NBA trade deadline aftermath: Lakers have loads of cap space, no shortage of options
L.A. suddenly has two max salary slots to play with this summer -- enough to possibly add LeBron and P.G.
The Los Angeles Lakers were the of Thursday's trade deadline. By trading Jordan Clarkson and Larry Nance Jr. to the Cleveland Cavaliers for Isaiah Thomas, Channing Frye and the Cavs' 2018 first-round draft pick, they opened up enough cap space to sign two maximum-salaried free agents this summer. Everybody in the league knew they wanted to do this, and they found a way.
Why is it important that the Lakers have space for two max salary slots? Reader, you already know the answer: This is a franchise obsessed with chasing superstars, and there are a couple of them who could be interested in meeting with Magic Johnson and the rest of the front office in July: LeBron James and Paul George.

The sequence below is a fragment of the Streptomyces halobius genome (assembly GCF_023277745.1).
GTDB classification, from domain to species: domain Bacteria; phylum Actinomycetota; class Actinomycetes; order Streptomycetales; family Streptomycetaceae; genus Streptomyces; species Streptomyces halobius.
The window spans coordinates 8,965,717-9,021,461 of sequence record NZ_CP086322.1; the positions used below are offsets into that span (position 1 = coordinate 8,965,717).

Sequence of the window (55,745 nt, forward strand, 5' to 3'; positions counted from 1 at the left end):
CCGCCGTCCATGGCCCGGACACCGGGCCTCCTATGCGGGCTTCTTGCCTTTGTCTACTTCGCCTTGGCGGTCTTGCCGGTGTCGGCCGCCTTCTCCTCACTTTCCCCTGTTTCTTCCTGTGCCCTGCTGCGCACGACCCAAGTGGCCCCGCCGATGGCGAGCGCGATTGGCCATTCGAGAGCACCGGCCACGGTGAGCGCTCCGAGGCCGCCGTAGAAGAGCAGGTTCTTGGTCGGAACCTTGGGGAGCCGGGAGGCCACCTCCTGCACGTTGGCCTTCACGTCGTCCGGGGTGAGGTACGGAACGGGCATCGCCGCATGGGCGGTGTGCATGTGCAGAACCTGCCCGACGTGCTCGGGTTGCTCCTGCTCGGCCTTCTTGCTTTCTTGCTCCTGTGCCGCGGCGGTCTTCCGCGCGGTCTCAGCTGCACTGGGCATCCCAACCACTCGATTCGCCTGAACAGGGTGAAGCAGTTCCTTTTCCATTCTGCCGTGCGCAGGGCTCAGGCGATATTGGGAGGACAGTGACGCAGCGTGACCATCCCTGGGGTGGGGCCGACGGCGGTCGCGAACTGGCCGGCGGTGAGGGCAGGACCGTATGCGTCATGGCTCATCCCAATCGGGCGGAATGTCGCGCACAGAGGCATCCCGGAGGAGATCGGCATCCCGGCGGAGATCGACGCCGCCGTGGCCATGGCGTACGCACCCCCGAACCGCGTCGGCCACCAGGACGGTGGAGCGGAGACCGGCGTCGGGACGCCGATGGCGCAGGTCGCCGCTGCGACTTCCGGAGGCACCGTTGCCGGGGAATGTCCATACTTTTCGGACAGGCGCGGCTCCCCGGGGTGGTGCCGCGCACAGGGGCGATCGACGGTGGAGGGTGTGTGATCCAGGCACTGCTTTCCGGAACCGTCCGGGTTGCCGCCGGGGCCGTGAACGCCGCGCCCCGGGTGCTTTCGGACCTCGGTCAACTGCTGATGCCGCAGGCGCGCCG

Landing LeBron and George -- or LeBron and DeMarcus Cousins, or LeBron and a couple of role players, whatever -- would immediately become one of the biggest moments in Lakers history. Los Angeles doesn't have to pull off something historic, though, to make the trade worth it. The big thing here is that, along with a number of solid, improving young players, the Lakers now have options. With the help of The Capulator, ShamSports' new tool for calculating the salary cap, let's have a look at a few possible outcomes.
The dream scenario: Signing LBJ and PG